Already have an account?
Get back to the

Is Valerian Root Tea the Answer to Better, More Restful Sleep?


If you struggle with insomnia or have difficulty relaxing at night, then you might want to sip on a cup of valerian root tea before heading to bed. Known for its ability to help you sleep better, ease your nerves, calm your mind, and relax your body, valerian root has been used for centuries as a natural remedy for countless ailments.

What is valerian root tea?

Valerian root tea is a brew that uses valerian root as its primary ingredient. Valerian root is taken from the valerian plant, which is native to Europe and parts of Asia. The medicinal properties come from drying the root of the plant and using it in various remedies to help induce sleep, calm nerves, and reduce stress.

Valerian root has been used for medicinal purposes for thousands of years, according to the National Institutes of Health. It can be purchased as a health supplement and used in many different forms, including tinctures, capsules, and tablets, but many people opt to drink it in the form of warm valerian root tea right before bed because it has been shown to help ease nerves and encourage sleep.

“Valerian is a non-addictive and safe botanical with mild anxiety and sleep-inducing effects,” explains Elizabeth Trattner, AP, LAc., Dipl. Ac., NCCAOM, a board-certified acupuncturist who practices integrative and Chinese medicine.

“Valerian is a non-addictive and safe botanical with mild anxiety and sleep-inducing effects,” explains Elizabeth Trattner, A.P., L.Ac., Dipl. Ac., NCCAOM, a board-certified acupuncturist who practices integrative and Chinese medicine.

Valerian root tea health benefits are numerous, but get ready to plug your nose when you drink it. Dr. Trattner says that valerian root tea has a distinct pungent smell of dirty socks. If you’re very sensitive to smells, you may want to try standardized capsules instead of valerian root tea.

valerian root tea insomnia

(Photo Credit: Getty Images)

Valerian Root Tea Benefits

By now you probably have a general sense of valerian root’s primary health benefit — calming — but what is valerian root tea good for, exactly? Well, imagine having a safe, non-habit-forming solution to your mild anxiety and sleep problems at night that you can sip on; that’s the way many people describe valerian root tea health benefits. But let’s dive into the specifics, shall we?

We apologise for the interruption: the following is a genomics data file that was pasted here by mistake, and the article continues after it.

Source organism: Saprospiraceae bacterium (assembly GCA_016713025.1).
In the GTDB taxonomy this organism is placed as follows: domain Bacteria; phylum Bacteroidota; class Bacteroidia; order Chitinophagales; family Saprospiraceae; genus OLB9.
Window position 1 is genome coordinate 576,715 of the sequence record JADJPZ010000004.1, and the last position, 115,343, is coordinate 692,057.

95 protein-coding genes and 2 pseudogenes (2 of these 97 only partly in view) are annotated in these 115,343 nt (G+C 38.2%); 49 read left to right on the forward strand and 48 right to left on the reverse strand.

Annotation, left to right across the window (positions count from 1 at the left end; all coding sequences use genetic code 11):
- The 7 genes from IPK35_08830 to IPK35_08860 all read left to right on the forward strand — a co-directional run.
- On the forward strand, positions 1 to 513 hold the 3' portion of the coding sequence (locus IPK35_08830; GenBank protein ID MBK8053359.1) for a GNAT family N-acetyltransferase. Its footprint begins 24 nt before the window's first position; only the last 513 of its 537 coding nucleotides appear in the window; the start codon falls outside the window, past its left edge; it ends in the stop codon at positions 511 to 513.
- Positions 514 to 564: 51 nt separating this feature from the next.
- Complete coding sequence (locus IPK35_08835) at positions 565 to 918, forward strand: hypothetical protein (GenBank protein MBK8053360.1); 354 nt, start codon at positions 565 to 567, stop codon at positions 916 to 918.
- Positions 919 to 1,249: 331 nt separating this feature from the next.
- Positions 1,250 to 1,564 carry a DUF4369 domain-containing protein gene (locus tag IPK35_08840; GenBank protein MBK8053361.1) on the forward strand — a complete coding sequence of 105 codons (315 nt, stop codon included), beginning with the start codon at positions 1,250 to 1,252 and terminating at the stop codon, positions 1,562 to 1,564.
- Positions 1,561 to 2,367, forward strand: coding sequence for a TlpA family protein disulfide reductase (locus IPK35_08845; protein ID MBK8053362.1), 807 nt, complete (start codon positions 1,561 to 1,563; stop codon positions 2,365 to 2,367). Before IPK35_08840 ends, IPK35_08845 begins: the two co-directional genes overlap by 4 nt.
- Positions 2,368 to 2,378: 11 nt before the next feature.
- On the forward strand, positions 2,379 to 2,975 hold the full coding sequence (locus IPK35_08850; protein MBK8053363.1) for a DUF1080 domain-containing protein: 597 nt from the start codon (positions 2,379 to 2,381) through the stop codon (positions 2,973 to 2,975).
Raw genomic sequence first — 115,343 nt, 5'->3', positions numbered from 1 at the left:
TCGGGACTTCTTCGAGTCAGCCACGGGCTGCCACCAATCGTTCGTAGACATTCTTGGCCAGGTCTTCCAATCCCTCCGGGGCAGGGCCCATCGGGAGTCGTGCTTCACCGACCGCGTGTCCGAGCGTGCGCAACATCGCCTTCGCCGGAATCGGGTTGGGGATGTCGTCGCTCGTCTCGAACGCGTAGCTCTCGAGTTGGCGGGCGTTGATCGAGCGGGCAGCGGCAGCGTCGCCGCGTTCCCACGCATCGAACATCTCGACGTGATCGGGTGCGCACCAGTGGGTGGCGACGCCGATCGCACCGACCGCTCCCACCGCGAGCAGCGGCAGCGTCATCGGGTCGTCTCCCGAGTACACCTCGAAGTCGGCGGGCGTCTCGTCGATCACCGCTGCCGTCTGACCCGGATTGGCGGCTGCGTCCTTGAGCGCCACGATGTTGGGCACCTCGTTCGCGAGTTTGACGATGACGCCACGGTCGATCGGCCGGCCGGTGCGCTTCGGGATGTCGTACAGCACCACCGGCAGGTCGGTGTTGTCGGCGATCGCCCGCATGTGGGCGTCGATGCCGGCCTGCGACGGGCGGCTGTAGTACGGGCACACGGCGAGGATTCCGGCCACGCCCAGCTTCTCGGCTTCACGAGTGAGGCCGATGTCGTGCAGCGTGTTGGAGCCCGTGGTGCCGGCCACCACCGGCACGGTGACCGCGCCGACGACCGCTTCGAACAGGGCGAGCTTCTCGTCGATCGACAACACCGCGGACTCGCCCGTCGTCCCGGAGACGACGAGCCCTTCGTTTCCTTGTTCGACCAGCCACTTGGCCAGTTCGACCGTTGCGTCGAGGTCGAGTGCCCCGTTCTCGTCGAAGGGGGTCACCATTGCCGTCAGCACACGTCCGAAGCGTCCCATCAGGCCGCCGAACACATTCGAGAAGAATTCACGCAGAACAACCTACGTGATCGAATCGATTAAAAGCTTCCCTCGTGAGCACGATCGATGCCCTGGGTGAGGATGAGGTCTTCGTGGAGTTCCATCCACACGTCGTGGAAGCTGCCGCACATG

Valerian root tea is most known for its use as a sleep aid and its relaxing and sedative properties. As a result, it is most often used for inducing sleep and managing chronic insomnia. There have been several studies done on the effectiveness of valerian root tea for sleep.

In a May 2017 study published in Nature and Science of Sleep, researchers looked at various herbal supplements for treating insomnia. They tested 120 subjects with sleep disturbance symptoms. The 120 participants were randomized in two groups of 60 each, receiving either the placebo or the dosage of two pills per day 30 minutes before their scheduled bedtime.

The study found a statistically significant difference between the two groups. The group receiving the compound showed a lower time of sleep onset, more total sleep time, and fewer night awakenings compared to the placebo group. And the researchers found evidence that botanical dietary supplements with relaxing and soothing properties — valerian root among them — may help practitioners treat insomnia.

Valerian root tea has been known to help with various sleep issues, including trouble falling asleep, frequent wakefulness in a mid-sleep cycle, and inability to fall back to sleep after waking in the middle of the night.

In addition to its ability to help with sleep, you may be able to use valerian root tea for anxiety. In fact, because valerian root tea is also good for relaxing muscles and calming nerves, it’s sometimes used in place of anxiety medications, according to herbalist Karen Brennan, MSW, NC.

Valerian root is known to increase a calming neurotransmitter called gamma aminobutyric acid (GABA) in the body. Brennan says valerian root tea has also been found useful for headaches, ADHD, stress, restlessness, muscle and arthritis pain, and menstrual cramping.

Even though valerian root tea is well known for its ability to help induce sleep, Trattner says it’s important to remember that the herb takes time to work and will not help you fall asleep immediately; valerian root tea usually requires two to three weeks of nightly use before you see a difference.

The recommended adult dosage of valerian root is 1 to 3 grams of the root (or 800 to 1,200 mg of an extract standardized to 0.8 to 1.0 percent valerenic acid) taken 30 to 60 minutes before bedtime. Because of the time it takes for your body to respond to valerian root tea, you might only want to use it if you have chronic insomnia.

Valerian Root Tea Side Effects

Because people drink valerian root tea to aid sleep and calm nerves, it makes sense that the main side effect of valerian root tea would be drowsiness. Brennan recommends trying valerian root tea at home and not doing any complicated tasks afterward until you know how your body responds to it.

Not everyone reacts the same way to valerian root. In fact, while some people can fall asleep right away, others might have the opposite reaction and become wired. This is another good reason to try valerian root tea at home on a night when your sleep could be disrupted with little to no complications the next day.

It’s wise to stick to the recommended dose of valerian root tea for your needs. Using too much could lead to a valerian root tea overdose and cause headaches, dizziness, and gastrointestinal disturbances. Other valerian root tea side effects include mental dullness, uneasiness, excitability (if you have the opposite reaction), and heart disturbances. If you drink valerian root tea at a higher dose than is recommended, you may also feel sluggish the next morning.